At the same time the company is using scores of outside researchers to study how consumers use the products and whether they will attract new smokers. This is critical, because the public health impact of reduced-risk products is a numbers game: If they are 80 percent safer and used by the 20 percent of US adults who smoke, that’s a public health win.
If they create a bunch of new nicotine addicts, not so much. PMI, in other words, is trying to prove to regulators that its great new product won’t actually attract new customers. Such is life in the perverse cigarette business.
“Any product we commercialize with any claim must be based on the most robust scientifc evidence, given the sensitivities,” says Calantzopoulos. “Because anything we do, it will be scrutinized ten times more than anybody else.”
Safer cigarettes promise a path out of the dismal long-term outlook for traditional smokes, where even PMI, with its dominant Marlboro brand, saw unit sales fall by 5 percent last year. But they also introduce uncertainty to a business that for most of Calantzopoulos’ 29-year career has been as predictable as the deaths it generated.
Disruptive innovations like ecigarettes are going to arrive more frequently, the chief executive says, and PMI has yet to work things out with the most important partner in its business: The taxman. Cigarettes deliver tax revenue as efficiently as nicotine. Of PMI’s $80 billion in revenue last year, $48.8 billion went to the taxing authorities. It’s as if 12 out of the 20 cigarettes in every pack are sold by some form of government.
In PMI’s ideal world there’d be little or no tax on the new products, assuming they prove to have reduced risk. That would encourage current smokers to switch. But Calantzopoulos is a realist: He assumes full, cigarette-level taxation in his financial models, knowing that governments will loathe losing revenue, especially since the new products continue to deliver nicotine.
The worst tax, from PMI’s perspective, is a simple sales tax based on the wholesale price. That encourages manufacturers to engage in price wars, since most of the cost is borne by tax authorities, hurting premium brands.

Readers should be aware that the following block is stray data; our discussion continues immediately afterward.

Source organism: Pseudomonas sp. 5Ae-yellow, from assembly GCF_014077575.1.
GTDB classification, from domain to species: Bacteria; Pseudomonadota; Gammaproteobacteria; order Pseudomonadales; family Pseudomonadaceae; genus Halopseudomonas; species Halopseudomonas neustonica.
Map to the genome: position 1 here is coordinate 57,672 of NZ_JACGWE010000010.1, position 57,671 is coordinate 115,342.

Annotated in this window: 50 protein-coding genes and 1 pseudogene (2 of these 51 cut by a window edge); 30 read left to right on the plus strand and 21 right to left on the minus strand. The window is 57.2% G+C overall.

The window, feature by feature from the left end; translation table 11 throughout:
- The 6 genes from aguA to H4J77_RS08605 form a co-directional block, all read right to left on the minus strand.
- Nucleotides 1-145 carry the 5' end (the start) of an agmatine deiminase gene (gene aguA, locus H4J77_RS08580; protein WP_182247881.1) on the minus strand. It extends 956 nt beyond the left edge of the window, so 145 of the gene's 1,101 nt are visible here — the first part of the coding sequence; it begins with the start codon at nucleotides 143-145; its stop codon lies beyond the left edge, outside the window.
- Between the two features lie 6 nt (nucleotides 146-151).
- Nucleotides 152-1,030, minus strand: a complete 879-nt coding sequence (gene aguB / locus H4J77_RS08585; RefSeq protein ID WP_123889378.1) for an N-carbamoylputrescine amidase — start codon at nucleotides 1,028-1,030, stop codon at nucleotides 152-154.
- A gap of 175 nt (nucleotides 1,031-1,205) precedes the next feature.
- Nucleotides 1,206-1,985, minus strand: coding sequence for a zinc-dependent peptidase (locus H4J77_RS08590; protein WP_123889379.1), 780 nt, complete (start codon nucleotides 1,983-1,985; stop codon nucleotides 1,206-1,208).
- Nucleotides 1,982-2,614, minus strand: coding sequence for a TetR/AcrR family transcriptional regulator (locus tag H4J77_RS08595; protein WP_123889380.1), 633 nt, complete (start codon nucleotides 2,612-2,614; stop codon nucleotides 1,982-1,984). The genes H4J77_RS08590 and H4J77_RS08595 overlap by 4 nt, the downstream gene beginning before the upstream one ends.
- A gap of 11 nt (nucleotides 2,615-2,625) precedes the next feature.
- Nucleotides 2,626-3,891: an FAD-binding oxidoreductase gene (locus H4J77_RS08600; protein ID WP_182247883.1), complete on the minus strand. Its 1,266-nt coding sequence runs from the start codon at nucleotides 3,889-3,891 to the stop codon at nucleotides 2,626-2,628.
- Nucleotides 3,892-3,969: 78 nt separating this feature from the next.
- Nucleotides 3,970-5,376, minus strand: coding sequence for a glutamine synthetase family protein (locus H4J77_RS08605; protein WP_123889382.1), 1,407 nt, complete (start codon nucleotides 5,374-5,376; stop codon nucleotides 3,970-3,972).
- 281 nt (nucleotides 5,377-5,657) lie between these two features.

If there is to be a tax—and so far only Italy has announced a policy on these new products—Calantzopoulos prefers a per-cigarette excise tax. Since they contain tobacco, if they make it to the US they’ll also be subject to the massive 1998 settlement with state attorneys general in the US, which still generates billions of dollars in revenue (and hundreds of millions of dollars in legal fees each year for the private lawyers who helped negotiate it).
Tobacco also remains an incredibly effective profit-delivery device. PMI has been doubling earnings every 10 years since Calantzopoulos joined the firm in 1985, and investors have earned 122 percent since the spinoff in 2008, compared with 67 percent for the S&P 500 index. That includes a 4.4 percent dividend yield, compared with less than 2 percent for the S&P. The company operates in 180 markets outside the US and holds a 16 percent share of the international cigarette market—28 percent outside of China, where a government monopoly controls the business (and might be interested in the new products from PMI if they could trim that country’s rising death toll from cigarettes).
Calantzopoulos is diplomatically obtuse when asked if PMI is trying to reverse its shrinking unit volumes with these new products. Isn’t it strange, he is asked, to forswear growth in a consumer business, as hinted by the consumer research he’s commissioned to assuage regulators?
“When I joined Philip Morris 30 years ago my friends asked me exactly the same question,” he says. “‘What are you going to do in an industry that has no future?’” The answer, until now, has been raising prices and stealing market share from competitors, and Calantzopoulos maintains the new products present mainly a “market share opportunity”.
While he’s spending $680 million on a factory in northern Italy that can produce tens of billions tobacco cartridges a year for the first generation of these safer cigarettes, Calantzopoulos says he has no way of knowing which product will succeed. The equipment in the plant will cost about double the equivalent for producing conventional cigarettes, and earnings will suffer unless PMI can keep some of the revenue it now pays out in taxes for itself.
He’s similarly evasive about whether PMI will exploit the Marlboro brand, one of the best-known brand names on earth. While that would make it much easier to convince existing customers to switch, it also could be seen as an end to runaround marketing restrictions on conventional cigs. “We’ll do a parallel development based on both” brand-name strategies, he says. “And that’s all I can say today.”
“You have to try rather than test,” he adds, stubbing out the third butt of his next-generation cigarettes in an elegant ceramic ashtray. “The best research on earth will never tell you what success is.”
That’s especially true in the cigarette trade, where success comes with all sorts of dubious and unexpected by-products. Even the story of Prometheus ended poorly. His reward for restoring fire to the earth was a box delivered by the alluring Pandora. It unleashed plague and misfortune that would torment mankind for generations to come.
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(This story appears in the 27 June, 2014 issue of Forbes India. To visit our Archives, click here.)